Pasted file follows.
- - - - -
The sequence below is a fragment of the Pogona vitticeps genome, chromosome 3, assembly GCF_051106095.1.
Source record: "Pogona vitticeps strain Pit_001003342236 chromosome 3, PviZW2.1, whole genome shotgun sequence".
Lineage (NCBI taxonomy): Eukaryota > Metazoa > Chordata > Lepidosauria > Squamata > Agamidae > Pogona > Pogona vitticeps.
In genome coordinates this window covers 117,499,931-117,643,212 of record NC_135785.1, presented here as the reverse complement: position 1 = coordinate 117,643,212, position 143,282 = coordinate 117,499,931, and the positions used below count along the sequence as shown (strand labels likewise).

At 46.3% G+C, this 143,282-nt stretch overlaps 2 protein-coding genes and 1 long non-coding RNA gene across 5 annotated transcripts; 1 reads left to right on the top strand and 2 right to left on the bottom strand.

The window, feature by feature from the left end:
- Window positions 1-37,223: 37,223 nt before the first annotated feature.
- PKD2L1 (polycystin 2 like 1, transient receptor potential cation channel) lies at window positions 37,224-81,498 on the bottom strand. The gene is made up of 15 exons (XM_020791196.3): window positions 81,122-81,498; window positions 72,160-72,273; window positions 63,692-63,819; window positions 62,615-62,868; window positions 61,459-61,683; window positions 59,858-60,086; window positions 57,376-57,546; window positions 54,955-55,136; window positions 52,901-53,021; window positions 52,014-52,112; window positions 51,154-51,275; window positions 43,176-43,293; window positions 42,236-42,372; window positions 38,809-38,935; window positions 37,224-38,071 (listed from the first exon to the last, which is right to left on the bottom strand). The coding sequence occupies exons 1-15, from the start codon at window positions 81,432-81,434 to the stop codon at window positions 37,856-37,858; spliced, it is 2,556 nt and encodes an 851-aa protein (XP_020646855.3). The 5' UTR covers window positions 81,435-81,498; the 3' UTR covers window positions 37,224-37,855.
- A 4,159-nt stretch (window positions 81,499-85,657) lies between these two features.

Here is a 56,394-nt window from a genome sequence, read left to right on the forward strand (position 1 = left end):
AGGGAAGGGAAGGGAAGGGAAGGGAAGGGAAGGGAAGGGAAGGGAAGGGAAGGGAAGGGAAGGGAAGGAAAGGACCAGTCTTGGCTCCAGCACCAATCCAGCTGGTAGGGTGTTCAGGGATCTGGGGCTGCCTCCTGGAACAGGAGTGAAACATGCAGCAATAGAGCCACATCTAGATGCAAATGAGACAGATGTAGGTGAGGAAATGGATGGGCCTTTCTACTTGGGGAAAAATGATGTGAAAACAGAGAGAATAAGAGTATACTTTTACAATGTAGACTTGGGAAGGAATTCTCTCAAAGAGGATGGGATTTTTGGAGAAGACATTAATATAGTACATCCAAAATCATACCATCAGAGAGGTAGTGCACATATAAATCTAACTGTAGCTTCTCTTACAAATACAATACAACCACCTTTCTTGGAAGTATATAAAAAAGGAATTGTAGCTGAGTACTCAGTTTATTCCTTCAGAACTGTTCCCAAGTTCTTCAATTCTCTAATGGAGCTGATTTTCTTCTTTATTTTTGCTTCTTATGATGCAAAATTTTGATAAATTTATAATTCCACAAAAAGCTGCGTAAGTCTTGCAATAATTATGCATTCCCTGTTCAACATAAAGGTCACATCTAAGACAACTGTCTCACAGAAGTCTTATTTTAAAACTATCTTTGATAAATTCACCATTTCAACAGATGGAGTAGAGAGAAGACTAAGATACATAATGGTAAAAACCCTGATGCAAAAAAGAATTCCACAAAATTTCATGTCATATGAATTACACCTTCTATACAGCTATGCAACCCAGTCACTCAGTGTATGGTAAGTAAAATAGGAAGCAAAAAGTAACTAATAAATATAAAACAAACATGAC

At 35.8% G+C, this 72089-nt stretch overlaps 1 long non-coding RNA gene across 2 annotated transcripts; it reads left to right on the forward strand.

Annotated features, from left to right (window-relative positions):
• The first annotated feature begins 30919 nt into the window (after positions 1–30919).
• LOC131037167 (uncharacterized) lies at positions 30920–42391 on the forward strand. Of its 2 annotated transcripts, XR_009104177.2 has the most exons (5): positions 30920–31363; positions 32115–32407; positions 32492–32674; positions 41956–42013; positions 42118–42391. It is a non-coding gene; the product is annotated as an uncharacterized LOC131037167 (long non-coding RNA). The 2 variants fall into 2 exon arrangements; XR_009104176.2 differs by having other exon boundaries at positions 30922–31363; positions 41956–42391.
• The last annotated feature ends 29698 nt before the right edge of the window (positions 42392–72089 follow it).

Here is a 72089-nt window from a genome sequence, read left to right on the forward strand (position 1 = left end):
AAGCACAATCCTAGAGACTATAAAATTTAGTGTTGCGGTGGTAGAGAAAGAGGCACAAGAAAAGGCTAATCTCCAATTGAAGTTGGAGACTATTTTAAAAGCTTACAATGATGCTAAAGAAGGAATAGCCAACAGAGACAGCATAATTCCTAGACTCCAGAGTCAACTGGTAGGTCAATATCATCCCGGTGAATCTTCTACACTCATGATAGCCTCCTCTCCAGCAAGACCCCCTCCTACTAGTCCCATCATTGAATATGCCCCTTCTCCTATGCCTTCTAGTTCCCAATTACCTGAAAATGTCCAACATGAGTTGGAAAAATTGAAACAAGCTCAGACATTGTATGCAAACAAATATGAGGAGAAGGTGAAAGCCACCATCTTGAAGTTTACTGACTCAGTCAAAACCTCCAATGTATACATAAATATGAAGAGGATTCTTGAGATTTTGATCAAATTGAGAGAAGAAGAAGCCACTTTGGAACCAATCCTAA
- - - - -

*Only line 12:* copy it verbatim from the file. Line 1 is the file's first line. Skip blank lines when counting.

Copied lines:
At 35.8% G+C, this 72089-nt stretch overlaps 1 long non-coding RNA gene across 2 annotated transcripts; it reads left to right on the forward strand.